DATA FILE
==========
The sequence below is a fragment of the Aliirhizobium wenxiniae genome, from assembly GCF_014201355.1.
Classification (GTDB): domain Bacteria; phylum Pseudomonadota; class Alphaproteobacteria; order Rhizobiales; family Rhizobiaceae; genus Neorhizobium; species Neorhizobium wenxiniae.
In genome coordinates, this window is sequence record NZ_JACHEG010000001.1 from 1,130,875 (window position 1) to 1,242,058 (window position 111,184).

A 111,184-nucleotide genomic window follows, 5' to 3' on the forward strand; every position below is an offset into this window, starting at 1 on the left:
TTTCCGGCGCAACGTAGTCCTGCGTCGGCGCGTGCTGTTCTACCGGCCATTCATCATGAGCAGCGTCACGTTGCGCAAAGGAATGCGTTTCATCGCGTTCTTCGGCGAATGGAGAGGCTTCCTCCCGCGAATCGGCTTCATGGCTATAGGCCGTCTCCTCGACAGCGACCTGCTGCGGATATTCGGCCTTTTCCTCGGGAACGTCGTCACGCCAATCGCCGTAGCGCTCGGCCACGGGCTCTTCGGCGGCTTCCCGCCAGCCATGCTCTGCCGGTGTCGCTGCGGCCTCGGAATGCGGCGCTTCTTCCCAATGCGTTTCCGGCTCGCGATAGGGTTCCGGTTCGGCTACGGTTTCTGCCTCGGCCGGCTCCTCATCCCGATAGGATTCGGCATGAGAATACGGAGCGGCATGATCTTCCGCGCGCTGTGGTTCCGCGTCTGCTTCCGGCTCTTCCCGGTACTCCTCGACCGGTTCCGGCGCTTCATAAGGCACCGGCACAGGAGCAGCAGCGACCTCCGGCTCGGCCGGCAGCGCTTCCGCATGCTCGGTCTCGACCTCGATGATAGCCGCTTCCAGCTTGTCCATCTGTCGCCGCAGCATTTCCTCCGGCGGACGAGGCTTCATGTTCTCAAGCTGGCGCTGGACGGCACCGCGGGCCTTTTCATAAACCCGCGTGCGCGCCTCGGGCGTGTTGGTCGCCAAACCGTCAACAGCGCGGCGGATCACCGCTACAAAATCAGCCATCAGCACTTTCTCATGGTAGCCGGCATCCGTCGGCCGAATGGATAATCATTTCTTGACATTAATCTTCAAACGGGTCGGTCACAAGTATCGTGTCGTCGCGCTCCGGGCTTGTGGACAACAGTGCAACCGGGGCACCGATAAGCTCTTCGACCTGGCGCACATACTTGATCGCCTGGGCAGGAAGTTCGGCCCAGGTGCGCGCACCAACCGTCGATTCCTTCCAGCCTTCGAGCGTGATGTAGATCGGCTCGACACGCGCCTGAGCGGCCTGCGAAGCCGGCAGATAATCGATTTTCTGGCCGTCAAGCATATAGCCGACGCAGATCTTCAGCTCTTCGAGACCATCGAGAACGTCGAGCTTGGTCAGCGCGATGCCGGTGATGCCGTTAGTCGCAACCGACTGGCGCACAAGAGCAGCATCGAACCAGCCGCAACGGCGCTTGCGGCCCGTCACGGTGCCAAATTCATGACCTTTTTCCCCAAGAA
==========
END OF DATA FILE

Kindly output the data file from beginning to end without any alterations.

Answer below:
The sequence below is a fragment of the Aliirhizobium wenxiniae genome, from assembly GCF_014201355.1.
Classification (GTDB): domain Bacteria; phylum Pseudomonadota; class Alphaproteobacteria; order Rhizobiales; family Rhizobiaceae; genus Neorhizobium; species Neorhizobium wenxiniae.
In genome coordinates, this window is sequence record NZ_JACHEG010000001.1 from 1,130,875 (window position 1) to 1,242,058 (window position 111,184).

A 111,184-nucleotide genomic window follows, 5' to 3' on the forward strand; every position below is an offset into this window, starting at 1 on the left:
TTTCCGGCGCAACGTAGTCCTGCGTCGGCGCGTGCTGTTCTACCGGCCATTCATCATGAGCAGCGTCACGTTGCGCAAAGGAATGCGTTTCATCGCGTTCTTCGGCGAATGGAGAGGCTTCCTCCCGCGAATCGGCTTCATGGCTATAGGCCGTCTCCTCGACAGCGACCTGCTGCGGATATTCGGCCTTTTCCTCGGGAACGTCGTCACGCCAATCGCCGTAGCGCTCGGCCACGGGCTCTTCGGCGGCTTCCCGCCAGCCATGCTCTGCCGGTGTCGCTGCGGCCTCGGAATGCGGCGCTTCTTCCCAATGCGTTTCCGGCTCGCGATAGGGTTCCGGTTCGGCTACGGTTTCTGCCTCGGCCGGCTCCTCATCCCGATAGGATTCGGCATGAGAATACGGAGCGGCATGATCTTCCGCGCGCTGTGGTTCCGCGTCTGCTTCCGGCTCTTCCCGGTACTCCTCGACCGGTTCCGGCGCTTCATAAGGCACCGGCACAGGAGCAGCAGCGACCTCCGGCTCGGCCGGCAGCGCTTCCGCATGCTCGGTCTCGACCTCGATGATAGCCGCTTCCAGCTTGTCCATCTGTCGCCGCAGCATTTCCTCCGGCGGACGAGGCTTCATGTTCTCAAGCTGGCGCTGGACGGCACCGCGGGCCTTTTCATAAACCCGCGTGCGCGCCTCGGGCGTGTTGGTCGCCAAACCGTCAACAGCGCGGCGGATCACCGCTACAAAATCAGCCATCAGCACTTTCTCATGGTAGCCGGCATCCGTCGGCCGAATGGATAATCATTTCTTGACATTAATCTTCAAACGGGTCGGTCACAAGTATCGTGTCGTCGCGCTCCGGGCTTGTGGACAACAGTGCAACCGGGGCACCGATAAGCTCTTCGACCTGGCGCACATACTTGATCGCCTGGGCAGGAAGTTCGGCCCAGGTGCGCGCACCAACCGTCGATTCCTTCCAGCCTTCGAGCGTGATGTAGATCGGCTCGACACGCGCCTGAGCGGCCTGCGAAGCCGGCAGATAATCGATTTTCTGGCCGTCAAGCATATAGCCGACGCAGATCTTCAGCTCTTCGAGACCATCGAGAACGTCGAGCTTGGTCAGCGCGATGCCGGTGATGCCGTTAGTCGCAACCGACTGGCGCACAAGAGCAGCATCGAACCAGCCGCAACGGCGCTTGCGGCCCGTCACGGTGCCAAATTCATGACCTTTTTCCCCAAGAA